While the atmospherics around Brexit are not making it any easier to address European startup funding on a cross-border basis, the obstacles to such investment predate Brexit and are largely unrelated to it.

Startups that are unable to secure adequate early stage financing in Europe may be forced to decamp to the United States or, increasingly, to China, may struggle against better-funded competitors, or may simply fail. That is a big loss for Europe.

The need to increase the number of European business angels will hopefully be cured by time, particularly as the startup and scale-up tech sectors in Europe expand, and more European entrepreneurs successfully exit businesses and themselves become angel investors. Additionally, a very constructive role is being played by governmental subsidization and co-investment programs. For example, the tax subsidization provided in the UK by the Seed Enterprise Investment Scheme (SEIS) or Enterprise Investment Scheme (EIS) encourages high net worth individuals to become business angels.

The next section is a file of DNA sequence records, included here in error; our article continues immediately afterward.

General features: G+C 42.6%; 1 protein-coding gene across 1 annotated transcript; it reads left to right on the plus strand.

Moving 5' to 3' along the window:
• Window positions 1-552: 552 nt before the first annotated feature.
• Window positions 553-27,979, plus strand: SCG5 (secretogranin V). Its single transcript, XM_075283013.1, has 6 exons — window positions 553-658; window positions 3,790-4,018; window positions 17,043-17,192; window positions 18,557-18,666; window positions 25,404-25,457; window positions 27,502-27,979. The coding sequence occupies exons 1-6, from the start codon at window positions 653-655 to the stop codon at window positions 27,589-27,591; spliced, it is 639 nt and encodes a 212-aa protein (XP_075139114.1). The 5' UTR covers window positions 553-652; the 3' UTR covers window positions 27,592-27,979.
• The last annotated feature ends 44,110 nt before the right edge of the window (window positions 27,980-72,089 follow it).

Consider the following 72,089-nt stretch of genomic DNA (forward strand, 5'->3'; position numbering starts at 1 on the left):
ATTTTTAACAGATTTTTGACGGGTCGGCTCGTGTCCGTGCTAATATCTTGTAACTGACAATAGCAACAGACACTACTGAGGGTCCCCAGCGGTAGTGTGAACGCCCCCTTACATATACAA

In any case, though, further cross-border angel investment could help to overcome some of the issues associated with national fragmentation.

Facilitating and structuring cross-border angel investment

Organizations like the European Business Angel Network (EBAN) and Business Angels Europe (BAE) are already focused on encouraging the development of cross-border angel investment in Europe, but they face a number of obstacles.

A starting issue is that angel investors have a strong tendency to invest locally for reasons, e.g., of general comfort and business oversight. Consequently, a key cultural issue is the need to persuade European angel investors to take a broader view of what is “local”.